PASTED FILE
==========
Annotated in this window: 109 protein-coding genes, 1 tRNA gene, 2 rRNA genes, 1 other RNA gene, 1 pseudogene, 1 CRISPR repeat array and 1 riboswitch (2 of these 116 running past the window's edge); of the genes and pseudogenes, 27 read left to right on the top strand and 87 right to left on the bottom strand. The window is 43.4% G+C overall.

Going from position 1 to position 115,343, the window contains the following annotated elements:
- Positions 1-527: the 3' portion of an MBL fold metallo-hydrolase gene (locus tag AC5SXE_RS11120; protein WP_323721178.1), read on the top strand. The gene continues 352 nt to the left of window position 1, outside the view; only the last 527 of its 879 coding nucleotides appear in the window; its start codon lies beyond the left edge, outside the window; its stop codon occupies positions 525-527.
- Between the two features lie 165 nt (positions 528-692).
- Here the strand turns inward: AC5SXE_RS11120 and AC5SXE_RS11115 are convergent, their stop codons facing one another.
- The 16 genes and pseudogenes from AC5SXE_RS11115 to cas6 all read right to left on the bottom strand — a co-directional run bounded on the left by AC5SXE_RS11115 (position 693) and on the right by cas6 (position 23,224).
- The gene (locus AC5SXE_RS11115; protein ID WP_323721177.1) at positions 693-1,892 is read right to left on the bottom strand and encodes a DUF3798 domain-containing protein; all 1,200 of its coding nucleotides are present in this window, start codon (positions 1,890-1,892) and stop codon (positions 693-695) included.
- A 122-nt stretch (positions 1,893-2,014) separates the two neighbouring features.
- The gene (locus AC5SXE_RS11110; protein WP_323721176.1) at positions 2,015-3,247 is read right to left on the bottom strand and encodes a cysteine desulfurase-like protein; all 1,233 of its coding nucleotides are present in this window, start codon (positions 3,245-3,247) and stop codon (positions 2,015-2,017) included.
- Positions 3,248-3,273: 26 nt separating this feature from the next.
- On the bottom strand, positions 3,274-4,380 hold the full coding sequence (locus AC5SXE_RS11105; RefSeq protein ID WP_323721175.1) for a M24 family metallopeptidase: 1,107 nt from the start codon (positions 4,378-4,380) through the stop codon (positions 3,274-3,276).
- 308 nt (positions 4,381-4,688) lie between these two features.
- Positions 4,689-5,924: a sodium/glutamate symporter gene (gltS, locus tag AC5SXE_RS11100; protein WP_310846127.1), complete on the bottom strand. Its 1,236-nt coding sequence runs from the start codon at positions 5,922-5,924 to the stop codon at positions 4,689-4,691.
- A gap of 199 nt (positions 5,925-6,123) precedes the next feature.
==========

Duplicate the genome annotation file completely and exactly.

Annotated in this window: 109 protein-coding genes, 1 tRNA gene, 2 rRNA genes, 1 other RNA gene, 1 pseudogene, 1 CRISPR repeat array and 1 riboswitch (2 of these 116 running past the window's edge); of the genes and pseudogenes, 27 read left to right on the top strand and 87 right to left on the bottom strand. The window is 43.4% G+C overall.

Going from position 1 to position 115,343, the window contains the following annotated elements:
- Positions 1-527: the 3' portion of an MBL fold metallo-hydrolase gene (locus tag AC5SXE_RS11120; protein WP_323721178.1), read on the top strand. The gene continues 352 nt to the left of window position 1, outside the view; only the last 527 of its 879 coding nucleotides appear in the window; its start codon lies beyond the left edge, outside the window; its stop codon occupies positions 525-527.
- Between the two features lie 165 nt (positions 528-692).
- Here the strand turns inward: AC5SXE_RS11120 and AC5SXE_RS11115 are convergent, their stop codons facing one another.
- The 16 genes and pseudogenes from AC5SXE_RS11115 to cas6 all read right to left on the bottom strand — a co-directional run bounded on the left by AC5SXE_RS11115 (position 693) and on the right by cas6 (position 23,224).
- The gene (locus AC5SXE_RS11115; protein ID WP_323721177.1) at positions 693-1,892 is read right to left on the bottom strand and encodes a DUF3798 domain-containing protein; all 1,200 of its coding nucleotides are present in this window, start codon (positions 1,890-1,892) and stop codon (positions 693-695) included.
- A 122-nt stretch (positions 1,893-2,014) separates the two neighbouring features.
- The gene (locus AC5SXE_RS11110; protein WP_323721176.1) at positions 2,015-3,247 is read right to left on the bottom strand and encodes a cysteine desulfurase-like protein; all 1,233 of its coding nucleotides are present in this window, start codon (positions 3,245-3,247) and stop codon (positions 2,015-2,017) included.
- Positions 3,248-3,273: 26 nt separating this feature from the next.
- On the bottom strand, positions 3,274-4,380 hold the full coding sequence (locus AC5SXE_RS11105; RefSeq protein ID WP_323721175.1) for a M24 family metallopeptidase: 1,107 nt from the start codon (positions 4,378-4,380) through the stop codon (positions 3,274-3,276).
- 308 nt (positions 4,381-4,688) lie between these two features.
- Positions 4,689-5,924: a sodium/glutamate symporter gene (gltS, locus tag AC5SXE_RS11100; protein WP_310846127.1), complete on the bottom strand. Its 1,236-nt coding sequence runs from the start codon at positions 5,922-5,924 to the stop codon at positions 4,689-4,691.
- A gap of 199 nt (positions 5,925-6,123) precedes the next feature.